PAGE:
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Religion
10:31 am
Mon July 30, 2012

An Athlete's Ramadan Dilemma: To Fast or Not?

Transcript

MICHEL MARTIN, HOST:

I'm Michel Martin and this is TELL ME MORE from NPR News. Coming up, we check in with former Olympic gold medalist, Dominique Moceanu. She tells us why all that glitters is not gold. She says her journey to Olympic glory shows the ugly side of elite sport. You'll hear her cautionary tale in just a few minutes.

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Health
10:31 am
Mon July 30, 2012

Weight Gain, Health Issues Threaten Muslim Fasters

Muslims across the world are fasting from dawn to dusk for the holy month of Ramadan. Weight gain and health problems related to overeating have been reported during the month, and medical professionals are warning against eating too much to break the fast. Host Michel Martin speaks to dietician Nour Zibdeh about the best ways to eat during Ramadan.

Books
10:31 am
Mon July 30, 2012

For Gymnast Moceanu, Life Threw Her Off Balance

Dominique Moceanu is the youngest gymnast to win an Olympic gold medal; she was 14 during the 1996 Games in Atlanta. Host Michel Martin talks with Moceanu about her new memoir, "Off Balance." The book details the thrill of competition but also a dark side of elite gymnastics.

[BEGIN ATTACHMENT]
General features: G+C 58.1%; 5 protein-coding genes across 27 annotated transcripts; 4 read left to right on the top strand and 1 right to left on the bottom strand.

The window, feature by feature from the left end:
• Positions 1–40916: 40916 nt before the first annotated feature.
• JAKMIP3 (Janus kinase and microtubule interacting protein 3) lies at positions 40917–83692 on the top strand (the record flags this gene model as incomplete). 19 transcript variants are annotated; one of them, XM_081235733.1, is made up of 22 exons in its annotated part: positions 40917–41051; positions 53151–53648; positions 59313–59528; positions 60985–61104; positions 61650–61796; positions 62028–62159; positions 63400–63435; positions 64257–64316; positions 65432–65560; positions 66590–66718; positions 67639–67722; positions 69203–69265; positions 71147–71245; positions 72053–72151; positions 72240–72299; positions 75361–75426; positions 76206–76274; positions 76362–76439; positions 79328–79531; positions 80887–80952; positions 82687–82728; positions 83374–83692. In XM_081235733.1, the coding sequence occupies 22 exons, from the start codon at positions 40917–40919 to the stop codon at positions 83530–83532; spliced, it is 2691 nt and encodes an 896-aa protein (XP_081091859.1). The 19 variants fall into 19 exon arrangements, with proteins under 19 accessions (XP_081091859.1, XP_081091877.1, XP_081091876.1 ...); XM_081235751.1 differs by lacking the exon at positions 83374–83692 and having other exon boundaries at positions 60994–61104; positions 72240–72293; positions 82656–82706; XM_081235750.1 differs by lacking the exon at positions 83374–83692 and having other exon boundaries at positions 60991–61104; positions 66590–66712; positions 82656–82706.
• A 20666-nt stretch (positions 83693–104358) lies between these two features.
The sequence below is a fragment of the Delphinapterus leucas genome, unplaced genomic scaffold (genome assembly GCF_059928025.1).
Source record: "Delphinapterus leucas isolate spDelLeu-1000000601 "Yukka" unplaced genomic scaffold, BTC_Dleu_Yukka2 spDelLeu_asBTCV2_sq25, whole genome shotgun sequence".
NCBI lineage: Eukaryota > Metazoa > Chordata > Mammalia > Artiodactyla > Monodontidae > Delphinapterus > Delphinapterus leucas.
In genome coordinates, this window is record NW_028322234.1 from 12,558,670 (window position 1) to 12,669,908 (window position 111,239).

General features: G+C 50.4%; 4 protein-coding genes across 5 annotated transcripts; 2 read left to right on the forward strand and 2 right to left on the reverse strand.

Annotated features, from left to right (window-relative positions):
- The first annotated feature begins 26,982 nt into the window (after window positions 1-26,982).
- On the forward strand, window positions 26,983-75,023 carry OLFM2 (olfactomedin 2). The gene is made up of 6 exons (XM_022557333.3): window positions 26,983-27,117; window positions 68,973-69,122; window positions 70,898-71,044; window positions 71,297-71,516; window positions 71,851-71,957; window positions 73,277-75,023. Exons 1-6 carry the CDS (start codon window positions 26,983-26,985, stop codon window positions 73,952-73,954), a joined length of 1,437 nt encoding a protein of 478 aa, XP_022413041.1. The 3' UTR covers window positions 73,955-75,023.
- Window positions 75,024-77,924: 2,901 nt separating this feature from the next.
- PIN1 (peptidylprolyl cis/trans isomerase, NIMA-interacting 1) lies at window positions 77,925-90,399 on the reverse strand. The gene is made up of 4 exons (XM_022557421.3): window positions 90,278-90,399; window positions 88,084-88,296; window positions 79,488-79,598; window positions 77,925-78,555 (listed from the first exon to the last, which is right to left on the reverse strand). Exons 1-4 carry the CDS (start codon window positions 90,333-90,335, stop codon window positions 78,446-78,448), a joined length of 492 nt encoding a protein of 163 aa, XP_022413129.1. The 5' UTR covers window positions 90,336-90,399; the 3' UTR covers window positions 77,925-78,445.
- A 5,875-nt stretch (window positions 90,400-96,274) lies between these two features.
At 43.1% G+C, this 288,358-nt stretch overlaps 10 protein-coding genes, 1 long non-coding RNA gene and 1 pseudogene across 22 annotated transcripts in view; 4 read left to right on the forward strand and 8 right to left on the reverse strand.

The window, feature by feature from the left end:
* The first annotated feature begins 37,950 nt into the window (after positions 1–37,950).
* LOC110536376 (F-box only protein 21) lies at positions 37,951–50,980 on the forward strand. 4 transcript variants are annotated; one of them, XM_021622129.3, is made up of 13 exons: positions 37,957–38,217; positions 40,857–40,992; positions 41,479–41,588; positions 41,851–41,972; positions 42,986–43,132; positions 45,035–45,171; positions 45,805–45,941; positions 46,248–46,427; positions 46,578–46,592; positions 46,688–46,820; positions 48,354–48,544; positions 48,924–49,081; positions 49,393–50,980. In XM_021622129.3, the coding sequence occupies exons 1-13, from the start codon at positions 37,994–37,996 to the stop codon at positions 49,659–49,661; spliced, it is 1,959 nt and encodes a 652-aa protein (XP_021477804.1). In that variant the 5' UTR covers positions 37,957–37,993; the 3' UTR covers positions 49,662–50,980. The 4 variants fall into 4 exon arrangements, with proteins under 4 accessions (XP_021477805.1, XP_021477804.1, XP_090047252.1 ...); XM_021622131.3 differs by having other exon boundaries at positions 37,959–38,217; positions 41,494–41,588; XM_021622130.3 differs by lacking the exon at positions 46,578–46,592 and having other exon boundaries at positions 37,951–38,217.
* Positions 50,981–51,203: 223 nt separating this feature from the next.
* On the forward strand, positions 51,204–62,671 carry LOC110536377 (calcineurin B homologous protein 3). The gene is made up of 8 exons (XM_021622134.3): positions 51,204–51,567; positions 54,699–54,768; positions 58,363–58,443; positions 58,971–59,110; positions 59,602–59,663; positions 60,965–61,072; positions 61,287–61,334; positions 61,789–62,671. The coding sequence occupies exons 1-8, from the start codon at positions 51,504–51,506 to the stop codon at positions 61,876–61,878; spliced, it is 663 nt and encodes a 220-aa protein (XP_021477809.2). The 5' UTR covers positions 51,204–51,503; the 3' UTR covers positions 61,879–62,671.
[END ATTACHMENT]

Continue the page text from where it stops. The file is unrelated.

Music
10:31 am
Mon July 30, 2012

Music Is Motivation For Olympian John Carlos

The image of John Carlos raising a black-gloved fist on the medal stand at the 1968 Olympics became a symbol of the Civil Rights era. Last year, he published "The John Carlos Story," which detailed the trouble he faced after that gesture. Now Carlos tells listeners what music inspires him in Tell Me More's occasional series "In Your Ear."

The Torch
10:28 am
Mon July 30, 2012

Overturned Judo Result Called A 'Farce' And Parody

A judo judge waves a blue flag to award victory to South Korea's Cho Jun-Ho Sunday. But moments later, judges raised white flags instead, giving the win to Masashi Ebinuma of Japan.
Franck Fife AFP/Getty Images

Judo is a sport of leverage, strength, tactics and cunning. These attributes can appear to the uninitiated to be two people attempting to grab each other, without success, for five minutes. And then when no points are scored, they try to grab each other for another three minutes of overtime.

One of these gripping contests — the men's quarterfinals at 66 kg — has become the source of international indignation over a perceived injustice. But with the sport of Judo, an apparently firm set of circumstances can flip in an instant.

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